What I loved most about the children in the schools was their excitement and enthusiasm to learn. I feel like students in the states enjoy being at school for the most part, but lack the enthusiasm to learn and expand their minds. In Belize, the students have a genuine appreciation for learning, for being and learning together, and for the opportunity to have an education. On Mondays, the school day always starts with worship in the church building. From there, the standards (grades) break up and go to their respective buildings. Each standard (grade) shares a room and teacher (1 shared with 2, 3 shared with 4, 5 shared with 6, and 7 shared with 8). Can you imagine our 5th graders being in the same classroom with our 6th graders? The learning disparity between the grades is significant (at least in the States), but unfortunately in Belize that’s their only option due to resources, space, and money. I was thoroughly impressed with the teachers and their ability to make the absolute best with what little they have.

Anyways, as I said, I spent the first two days at San Pablo, and then went to Red Bank with Group 2 on the third day. I’m not going to lie, I was really frustrated about going to Red Bank because I didn’t want to be anywhere but San Pablo loving on those kids. However, my experience at Red Bank turned out to be just as wonderful. I ended up assisting one of our UofL students in a Standard 1 and 2 classroom (I think those were the standards). The two of us were in charge of 40-50 four and five-year-old students. I say “in charge” but those students ended up being “in charge” of us. We tried teaching them their numbers but we couldn’t get them to sit still and pay attention unless we bribed them with Skittles. Finally, my student and I decided to take the kids outside to play duck-duck-goose, which turned into a chasing game. Teachers versus kids. There is a video out there somewhere of me being chased by 50 four and five-year-old kids that inevitably ended up with me being tackled to the ground and mobbed by the crazy firecracker energy of these sweet babies. Here are a few photos from my time at Red Bank:

Red Bank School Buildings

Just some funnies with the kiddos.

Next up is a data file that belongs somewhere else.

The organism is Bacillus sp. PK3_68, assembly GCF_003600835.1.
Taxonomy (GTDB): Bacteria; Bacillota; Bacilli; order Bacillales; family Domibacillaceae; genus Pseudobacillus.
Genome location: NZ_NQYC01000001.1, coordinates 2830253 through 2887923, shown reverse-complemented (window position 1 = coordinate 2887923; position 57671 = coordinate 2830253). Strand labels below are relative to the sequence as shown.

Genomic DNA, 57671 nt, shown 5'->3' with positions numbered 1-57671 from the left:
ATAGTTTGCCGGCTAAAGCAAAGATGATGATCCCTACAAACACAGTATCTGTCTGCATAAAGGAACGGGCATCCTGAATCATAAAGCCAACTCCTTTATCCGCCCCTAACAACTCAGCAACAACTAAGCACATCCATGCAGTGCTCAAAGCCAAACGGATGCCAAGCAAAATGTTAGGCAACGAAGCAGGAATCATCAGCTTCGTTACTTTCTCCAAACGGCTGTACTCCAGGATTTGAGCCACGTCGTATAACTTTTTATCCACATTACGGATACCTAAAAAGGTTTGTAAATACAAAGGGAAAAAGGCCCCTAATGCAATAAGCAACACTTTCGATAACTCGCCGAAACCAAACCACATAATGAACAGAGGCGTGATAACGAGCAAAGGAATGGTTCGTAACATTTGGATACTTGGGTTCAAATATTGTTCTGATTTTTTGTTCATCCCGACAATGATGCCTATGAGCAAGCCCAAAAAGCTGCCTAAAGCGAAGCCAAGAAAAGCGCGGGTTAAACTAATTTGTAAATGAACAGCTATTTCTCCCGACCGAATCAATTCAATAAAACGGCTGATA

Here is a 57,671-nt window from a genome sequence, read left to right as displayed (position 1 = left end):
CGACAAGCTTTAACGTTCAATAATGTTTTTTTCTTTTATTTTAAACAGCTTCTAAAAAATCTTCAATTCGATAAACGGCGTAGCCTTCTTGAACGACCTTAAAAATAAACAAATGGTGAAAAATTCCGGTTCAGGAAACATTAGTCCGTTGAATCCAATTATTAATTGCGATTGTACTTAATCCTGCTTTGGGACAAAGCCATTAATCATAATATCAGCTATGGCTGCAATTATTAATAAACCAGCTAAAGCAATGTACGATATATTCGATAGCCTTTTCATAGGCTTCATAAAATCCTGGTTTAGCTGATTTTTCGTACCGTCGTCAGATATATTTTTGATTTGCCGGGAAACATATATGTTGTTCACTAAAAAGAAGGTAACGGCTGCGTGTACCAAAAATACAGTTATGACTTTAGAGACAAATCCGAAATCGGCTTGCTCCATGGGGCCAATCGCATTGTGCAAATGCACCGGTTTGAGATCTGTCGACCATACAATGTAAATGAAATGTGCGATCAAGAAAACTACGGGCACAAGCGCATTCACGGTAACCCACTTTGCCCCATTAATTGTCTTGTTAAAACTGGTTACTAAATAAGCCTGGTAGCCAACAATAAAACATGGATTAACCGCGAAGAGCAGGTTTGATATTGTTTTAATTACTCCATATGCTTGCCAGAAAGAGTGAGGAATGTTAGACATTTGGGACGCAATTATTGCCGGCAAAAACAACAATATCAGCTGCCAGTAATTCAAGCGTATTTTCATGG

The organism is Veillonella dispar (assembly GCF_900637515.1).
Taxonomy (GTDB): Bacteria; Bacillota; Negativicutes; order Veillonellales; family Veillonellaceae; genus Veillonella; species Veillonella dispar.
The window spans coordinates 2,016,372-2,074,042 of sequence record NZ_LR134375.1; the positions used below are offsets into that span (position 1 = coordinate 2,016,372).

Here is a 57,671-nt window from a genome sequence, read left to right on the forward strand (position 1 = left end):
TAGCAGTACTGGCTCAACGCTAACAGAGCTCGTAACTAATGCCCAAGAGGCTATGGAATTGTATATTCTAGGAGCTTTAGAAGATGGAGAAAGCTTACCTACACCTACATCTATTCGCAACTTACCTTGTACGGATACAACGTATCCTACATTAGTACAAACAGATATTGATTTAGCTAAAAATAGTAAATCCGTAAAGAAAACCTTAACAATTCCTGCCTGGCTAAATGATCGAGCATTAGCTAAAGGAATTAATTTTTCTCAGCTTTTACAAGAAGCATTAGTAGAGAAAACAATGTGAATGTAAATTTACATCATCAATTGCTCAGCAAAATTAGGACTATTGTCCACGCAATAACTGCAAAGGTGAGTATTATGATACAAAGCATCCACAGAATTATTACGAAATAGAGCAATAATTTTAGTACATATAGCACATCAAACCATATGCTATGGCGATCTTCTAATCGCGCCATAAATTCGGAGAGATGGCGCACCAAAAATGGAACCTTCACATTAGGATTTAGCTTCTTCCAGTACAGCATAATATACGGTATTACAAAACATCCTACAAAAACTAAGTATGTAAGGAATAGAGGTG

Alexander (4-yrs-old) brought me this homemade basket as a gift when he returned from lunch.

Walking Alexander home.

That weekend our group took a day trip to Placencia , a tourist town, to go snorkeling, shopping, and to gather our physical and mental energies to tackle the week ahead of us. It was certainly refreshing to have the time to relax, but all of us were anxious to get back to the schools to spend time the kids. For me, I wrestled with sincere guilt being in Placencia “relaxing” knowing the families and kids in the villages we were serving didn’t have the same opportunity. The families and kids deserved the time to relax much more than I did, but I enjoyed reflecting and being in raw thought nonetheless.

I returned to San Pablo for the remainder of our time at the schools (Monday through Wednesday) and tried to enjoy and appreciate every last second I had with the precious children. It was a bitter sweet experience getting to know and love these kids knowing I would leave them at the end of the week. Wednesday, May 10th was our last day in the schools and there was a somber feeling in the village knowing the seconds were counting down to goodbye. If you know me, you know I’m not much of a public crier, but saying goodbye to those precious souls brought out every possible tear stored inside me. My heart was so full having met them, gotten to know them, and shared invaluable moments together. There were a handful of kids (you can probably tell which ones based on my pictures below) that easily hugged me goodbye ten times. I told a few people that asked about my trip that I have never felt a hug the way I have felt their hugs. When they hug you, they mean it! In closing, it is safe to say that I had an unBELIZEable time and a very humbling life changing experience.

Here are a few of my favorite pictures:

Our San Pablo Group


My Farm 14 Crew ❤

A little Carolina shout out! I gifted my USC water bottle to Kaitlyn (center) because she didn’t have anything to drink water out of like some of the other kids.

The end.  ❤



2 thoughts on “An un-BELIZE-able trip to Belize!

  1. Shari Zeigler says:

    What a wonderful life changing experience. I am sure the children will remember the experience , also. You always share your love and light wherever you go. Love and hugs.
    Grandma Shar